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Saturday, June 15, 2013

Reading a 19th century novel on a 21st century phone

When I first got a Kindle I used it a lot. I was on the tube every day and it was a convenient way to read on a crowded train.

Then I stopped using it except when I was travelling. Just wasn't inspired. At the same time I was discovering the joys of secondhand book shopping.

Now I've bought the Eucalyptus e-reading app. It uses a more readable font than the Kindle and the appealing way it turns pages has been described by Nicholson Baker as "voluptuous". None of the jerkiness of the Kindle.

You have to buy the app but then you get access to 20,000 copyright-free works for nothing. So it's Dickens, Austen, Trollope and so on but not Dan Brown. It downloads them to your phone in a second.

I'm finding shortcomings. Unlike the Kindle it doesn't sync across devices so that you can pick up on your iPad at the same place that you left off on your iPhone. Not all the books listed by the Gutenberg Project are actually available to UK users, thanks to the usual copyright jiggery-pokery.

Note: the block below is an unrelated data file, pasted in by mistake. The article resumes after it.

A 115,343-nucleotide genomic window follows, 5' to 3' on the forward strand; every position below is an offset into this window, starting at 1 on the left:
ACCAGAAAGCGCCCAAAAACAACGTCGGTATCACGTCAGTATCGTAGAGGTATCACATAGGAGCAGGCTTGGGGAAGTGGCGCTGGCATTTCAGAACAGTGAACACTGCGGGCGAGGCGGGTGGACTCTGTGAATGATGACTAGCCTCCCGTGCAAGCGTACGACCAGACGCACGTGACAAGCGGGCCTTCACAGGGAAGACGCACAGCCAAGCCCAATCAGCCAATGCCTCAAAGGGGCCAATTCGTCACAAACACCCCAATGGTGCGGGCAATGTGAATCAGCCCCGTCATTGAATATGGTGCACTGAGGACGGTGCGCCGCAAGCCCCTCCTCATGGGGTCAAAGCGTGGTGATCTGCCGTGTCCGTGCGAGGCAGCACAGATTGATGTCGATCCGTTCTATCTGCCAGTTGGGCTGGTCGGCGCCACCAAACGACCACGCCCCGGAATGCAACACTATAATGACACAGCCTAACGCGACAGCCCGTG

Nevertheless it's a small joy to use and it's been a great help as I plough through Middlemarch while waiting for the bus. Worth a look.

P.S. I'd tried Middlemarch years ago and given up. Shamed by a Brazilian friend of my son who'd read it at the age of eighteen - in a foreign language - I took it up again recently and enjoyed it. Talented bloke, George.